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The Army might continue hiring foreign firms to provide intelligence and security services to U.S. forces in Iraq. In June a federal judge halted a contract award following a suit bought by a Colorado man, who charged that the contracting of “mercenaries” went against an 1893 law prohibiting the hire of “quasi-military forces.”

Within days, and in light of unrelated procedural protests filed by major private military company (PMC) players —Britain’s Enrys and Moyock, N.C.-based Blackwater USA — it seems the Army has re-opened bidding on the $475 million contract, the largest security contract in Iraq.

PMCs typically are composed of former military and law enforcement personnel who perform similar “security” duties for considerably more pay (and less oversight) than their uniformed counterparts.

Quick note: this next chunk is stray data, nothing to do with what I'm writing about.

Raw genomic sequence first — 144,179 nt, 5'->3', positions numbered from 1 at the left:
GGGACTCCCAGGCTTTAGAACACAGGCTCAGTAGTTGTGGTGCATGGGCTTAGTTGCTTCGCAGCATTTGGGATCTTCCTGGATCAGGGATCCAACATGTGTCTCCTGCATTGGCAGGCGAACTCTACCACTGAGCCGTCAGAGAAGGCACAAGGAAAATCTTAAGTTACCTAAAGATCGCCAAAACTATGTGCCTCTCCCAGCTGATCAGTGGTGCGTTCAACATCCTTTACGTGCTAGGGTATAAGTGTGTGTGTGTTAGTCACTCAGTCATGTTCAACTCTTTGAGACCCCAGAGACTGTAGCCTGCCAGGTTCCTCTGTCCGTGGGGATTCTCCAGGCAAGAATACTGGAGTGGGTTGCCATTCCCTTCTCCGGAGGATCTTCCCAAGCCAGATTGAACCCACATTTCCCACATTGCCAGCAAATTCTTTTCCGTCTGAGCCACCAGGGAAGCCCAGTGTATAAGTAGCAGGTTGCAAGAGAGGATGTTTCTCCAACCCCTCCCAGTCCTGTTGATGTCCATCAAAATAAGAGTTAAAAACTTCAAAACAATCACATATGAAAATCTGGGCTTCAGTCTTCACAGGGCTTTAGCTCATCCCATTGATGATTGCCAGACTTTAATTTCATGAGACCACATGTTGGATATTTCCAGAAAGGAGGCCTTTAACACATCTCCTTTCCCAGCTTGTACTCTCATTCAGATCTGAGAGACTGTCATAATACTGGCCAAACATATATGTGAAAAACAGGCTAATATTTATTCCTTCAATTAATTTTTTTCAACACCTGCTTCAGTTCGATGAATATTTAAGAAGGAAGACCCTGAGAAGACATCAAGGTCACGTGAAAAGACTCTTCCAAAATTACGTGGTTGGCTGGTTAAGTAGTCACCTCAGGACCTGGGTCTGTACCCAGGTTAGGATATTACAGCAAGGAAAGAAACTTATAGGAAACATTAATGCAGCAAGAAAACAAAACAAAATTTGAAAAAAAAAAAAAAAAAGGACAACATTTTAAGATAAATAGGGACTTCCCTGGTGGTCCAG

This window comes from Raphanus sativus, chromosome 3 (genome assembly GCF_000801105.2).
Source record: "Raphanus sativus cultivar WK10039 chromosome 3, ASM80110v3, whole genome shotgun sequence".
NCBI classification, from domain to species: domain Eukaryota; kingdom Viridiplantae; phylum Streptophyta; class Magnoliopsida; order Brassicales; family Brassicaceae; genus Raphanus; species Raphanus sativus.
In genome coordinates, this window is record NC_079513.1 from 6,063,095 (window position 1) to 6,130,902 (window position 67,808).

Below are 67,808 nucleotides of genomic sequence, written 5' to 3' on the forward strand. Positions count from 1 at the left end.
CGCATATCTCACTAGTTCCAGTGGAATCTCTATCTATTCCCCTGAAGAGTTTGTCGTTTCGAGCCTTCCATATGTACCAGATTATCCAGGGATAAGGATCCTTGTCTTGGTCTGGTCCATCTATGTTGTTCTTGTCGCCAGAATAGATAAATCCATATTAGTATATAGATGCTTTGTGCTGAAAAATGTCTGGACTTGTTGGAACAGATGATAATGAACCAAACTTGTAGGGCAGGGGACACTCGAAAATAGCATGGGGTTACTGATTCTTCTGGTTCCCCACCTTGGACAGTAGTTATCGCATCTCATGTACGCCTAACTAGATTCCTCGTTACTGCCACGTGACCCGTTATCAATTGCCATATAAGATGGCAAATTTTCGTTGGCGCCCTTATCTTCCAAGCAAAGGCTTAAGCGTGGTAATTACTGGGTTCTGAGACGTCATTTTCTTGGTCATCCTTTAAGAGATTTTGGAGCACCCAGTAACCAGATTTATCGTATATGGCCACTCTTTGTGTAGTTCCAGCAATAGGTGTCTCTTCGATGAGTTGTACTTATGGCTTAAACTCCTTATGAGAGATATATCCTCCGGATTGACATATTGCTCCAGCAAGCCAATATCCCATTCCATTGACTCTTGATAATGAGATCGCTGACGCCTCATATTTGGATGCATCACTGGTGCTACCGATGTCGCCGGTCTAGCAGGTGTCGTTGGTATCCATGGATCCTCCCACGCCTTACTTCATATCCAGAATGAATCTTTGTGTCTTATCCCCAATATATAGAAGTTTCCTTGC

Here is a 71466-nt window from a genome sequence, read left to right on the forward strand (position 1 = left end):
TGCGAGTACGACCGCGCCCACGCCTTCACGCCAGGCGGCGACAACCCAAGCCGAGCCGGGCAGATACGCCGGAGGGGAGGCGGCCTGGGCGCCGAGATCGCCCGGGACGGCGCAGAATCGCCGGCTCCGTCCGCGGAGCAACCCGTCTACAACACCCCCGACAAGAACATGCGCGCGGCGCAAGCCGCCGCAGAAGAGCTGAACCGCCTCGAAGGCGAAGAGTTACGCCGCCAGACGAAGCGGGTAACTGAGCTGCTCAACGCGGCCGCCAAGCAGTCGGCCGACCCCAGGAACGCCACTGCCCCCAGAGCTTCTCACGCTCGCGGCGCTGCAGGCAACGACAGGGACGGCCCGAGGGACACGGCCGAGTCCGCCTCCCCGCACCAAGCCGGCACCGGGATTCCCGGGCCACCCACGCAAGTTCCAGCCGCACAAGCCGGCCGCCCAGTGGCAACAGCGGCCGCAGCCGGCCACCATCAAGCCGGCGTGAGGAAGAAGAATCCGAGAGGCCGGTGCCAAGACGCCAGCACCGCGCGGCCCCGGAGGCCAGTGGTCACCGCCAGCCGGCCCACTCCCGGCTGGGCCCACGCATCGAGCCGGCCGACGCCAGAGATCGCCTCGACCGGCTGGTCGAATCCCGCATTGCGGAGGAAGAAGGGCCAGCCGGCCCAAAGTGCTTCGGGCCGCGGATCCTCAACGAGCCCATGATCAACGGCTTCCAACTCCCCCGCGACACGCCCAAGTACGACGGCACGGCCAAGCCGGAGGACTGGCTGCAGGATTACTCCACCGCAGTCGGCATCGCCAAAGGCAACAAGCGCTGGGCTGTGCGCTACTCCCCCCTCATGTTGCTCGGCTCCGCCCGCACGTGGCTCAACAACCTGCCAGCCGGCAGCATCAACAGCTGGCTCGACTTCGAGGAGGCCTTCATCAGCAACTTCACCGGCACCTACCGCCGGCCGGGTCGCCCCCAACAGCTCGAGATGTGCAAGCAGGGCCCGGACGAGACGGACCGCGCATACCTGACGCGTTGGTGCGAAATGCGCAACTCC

It has been reported that the top contenders for this contract before the re-bidding announcement had been two British firms, ArmorGroup International and Aegis Defense Services. Aegis holds the current contract. It is unclear whether the personnel providing these services to U.S. forces will be U.S. citizens.

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